May 4, 2015 |
As neighbors filled the church pews and lined the aisles, they were warned: Don't talk about your property taxes tonight. But some feared the project on the table - 22 single-family houses spanning half a block of Point Breeze - would price them out of their homes. And the man at the front of the room, developer-turned-candidate Ori Feibush, seemed to only add to the anxiety. In minutes, people were shouting over the pews. "I would love change. But we want affordable change," a woman yelled into the microphone as others waited to speak.
April 23, 2015 |
At Front and Tasker sits the garage of Billy Ski and Fred O'Rourke. Lifelong friends, they are a couple of roofers in their 50s who spend most of their free time in the garage with a pit mix named Widdy - "like the dartboard," Billy explained - fixing up their antique cars. Like Billy's beautiful 1963 candy-apple Chevy Nova. If gentrification abounds in the neighborhood in the form of pricey new townhouses, it ends at Billy and Fred's metal gate. The garage is private. Strictly friends and family.
October 29, 2014 |
UP AND DOWN the 1500 block of North Dover Street, handwritten notes on yellow legal-size sheets of paper were tucked inside the storm doors of every house. "My name is Danielle . . . My husband is Kyle," the notes began. "We would like to buy your house. Please call or text me at (516) . . . " It then gives a number for the couple in Long Island, N.Y. Miss D, who lives in the middle of this tidy block of brick rowhouses - just east of 29th Street between Jefferson and Oxford - shows the note at her front door.
October 27, 2014 |
On Point Drive at the tip of Longport, where houses were cracked open two years ago by Hurricane Sandy's waves and wind, their multimillion-dollar vulnerability bared to the sea, all is as it was. The Hankins finished a total rebuild. The Tuchmans debated selling, but decided to do the repairs and keep their summer home after all. Marvin Ashner, who never left, not even during the storm, still answers his door beneath whimsical Blues Brothers statues. "Everybody's back," said Steven Hankin, an Atlantic City lawyer who lives on Point Drive, which overlooks the inlet's washing machine currents.
September 26, 2014 |
On an overcast morning in June, Chaplain Jeff Harley of the Sunday Breakfast Rescue Mission cast a skeptical eye down Pearl Street, an alley that's been caught up in - but has not caught up with - the burgeoning revitalization of the Chinatown North neighborhood. "I wouldn't take any pictures down there. They're selling drugs, getting high - they'll get really paranoid," he told Anula Shetty and Michael Kuetemeyer. The artists were there to collect panoramic images and video footage for what they're calling an interactive documentary, a mobile app that will explore the life of Pearl Street, and potentially create a chronicle of gentrification.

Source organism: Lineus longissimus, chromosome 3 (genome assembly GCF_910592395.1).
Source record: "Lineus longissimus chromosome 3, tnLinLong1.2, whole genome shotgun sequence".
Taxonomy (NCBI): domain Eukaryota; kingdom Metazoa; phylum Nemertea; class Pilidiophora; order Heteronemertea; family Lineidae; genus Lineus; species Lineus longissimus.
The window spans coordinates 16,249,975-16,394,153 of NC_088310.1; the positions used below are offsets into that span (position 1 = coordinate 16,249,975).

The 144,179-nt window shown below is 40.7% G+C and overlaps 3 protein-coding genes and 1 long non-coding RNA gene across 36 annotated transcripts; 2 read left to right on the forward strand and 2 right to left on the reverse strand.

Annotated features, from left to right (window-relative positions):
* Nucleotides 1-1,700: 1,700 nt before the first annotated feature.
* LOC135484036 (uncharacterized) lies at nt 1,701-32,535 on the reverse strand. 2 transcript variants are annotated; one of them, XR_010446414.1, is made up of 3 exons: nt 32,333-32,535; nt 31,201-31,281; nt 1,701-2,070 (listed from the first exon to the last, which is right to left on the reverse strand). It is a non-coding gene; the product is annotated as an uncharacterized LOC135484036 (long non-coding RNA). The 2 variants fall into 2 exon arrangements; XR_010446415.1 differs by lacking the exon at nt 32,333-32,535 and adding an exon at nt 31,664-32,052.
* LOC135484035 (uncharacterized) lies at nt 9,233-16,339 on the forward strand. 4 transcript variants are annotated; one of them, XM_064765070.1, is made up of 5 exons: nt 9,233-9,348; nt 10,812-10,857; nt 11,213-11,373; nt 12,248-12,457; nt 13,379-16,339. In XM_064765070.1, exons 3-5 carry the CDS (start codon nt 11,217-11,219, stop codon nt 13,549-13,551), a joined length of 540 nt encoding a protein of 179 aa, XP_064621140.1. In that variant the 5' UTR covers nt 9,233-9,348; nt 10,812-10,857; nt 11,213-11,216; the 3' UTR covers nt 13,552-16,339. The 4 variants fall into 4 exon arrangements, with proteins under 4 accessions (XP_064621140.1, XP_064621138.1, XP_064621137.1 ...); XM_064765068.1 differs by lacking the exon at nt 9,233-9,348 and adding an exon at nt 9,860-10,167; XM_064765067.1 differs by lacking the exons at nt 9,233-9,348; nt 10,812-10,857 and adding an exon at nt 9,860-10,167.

March 15, 2014 |
Pat Shannon purses his lips into a frown with each clip of the scissors and stroke of the razor, the lines across his face a testament to decades of repetition. Tucked in a tiny storefront in Wayne, Pat's Barber Shop has kept the same business model for more than 35 years: No appointments, no credit cards, and no frills. It will remain the same "as long as I have people coming in," Shannon said. In a Main Line town that boasts of fine dining and boutiques, Pat's Barber Shop is the place that gentrification forgot, a reminder of the past on North Wayne Avenue.
March 4, 2014 |
PEOPLE FROM all over Philadelphia came together Saturday to tell their stories about gentrification at the Church of the Advocate in North Philadelphia. Organizers had issued fliers calling for an "emergency town hall" to confront a "crisis facing black Philadelphia: the demise of our neighborhoods. " In gentrification, some neighborhoods are targeted for revitalization - but the new development leads to huge rent or property-tax increases that often force longtime residents out. Sister Empress Phile, one of the organizers, said the group will host more town halls and ask for more public meetings, including congressional hearings.
July 27, 2013 |
In too many Philadelphia circles, there's a view that the answer to the city's poverty pandemic is to just open more coffee shops, more restaurants, more yoga studios. More Center City, in other words. In this view, virtuous "urban pioneers" - as they sometimes call themselves, seemingly unaware of what that phrase implies about the neighborhoods they are settling in - are eradicating poverty block by block, renovating row homes and old warehouses, or building townhomes on formerly vacant lots.
April 17, 2013 |
The 2300 block of Christian Street sits squarely in Graduate Hospital, for more than a decade one of the city's hottest neighborhoods, where new homes and residents have translated into skyrocketing prices. While about half the homes are filled with newcomers, the block also reflects the strong attachment Philadelphians have traditionally shared with their neighborhoods. The other half of the homes there have had the same owners for an average of 27 1/2 years, according to a City Council analysis, including three under the same ownership for more than 50 years.
April 8, 2013 |
Baltimore's Bromo Seltzer Arts Tower, once the city's supreme skyscraper, always delivers a smile. It's a symbol of kitsch and nostalgia, like the city itself. It's a reminder of a gritty past and an uncertain present. Joe Wall, the tower's facility manager, is leading a free tour of the Clock Room, with the story of the tower's heyday (a 20-ton blue bottle of the headache remedy sat atop the building), its decline (a stereotypical Baltimore tale of neglect and despair), and its renaissance (reborn as artists' studios)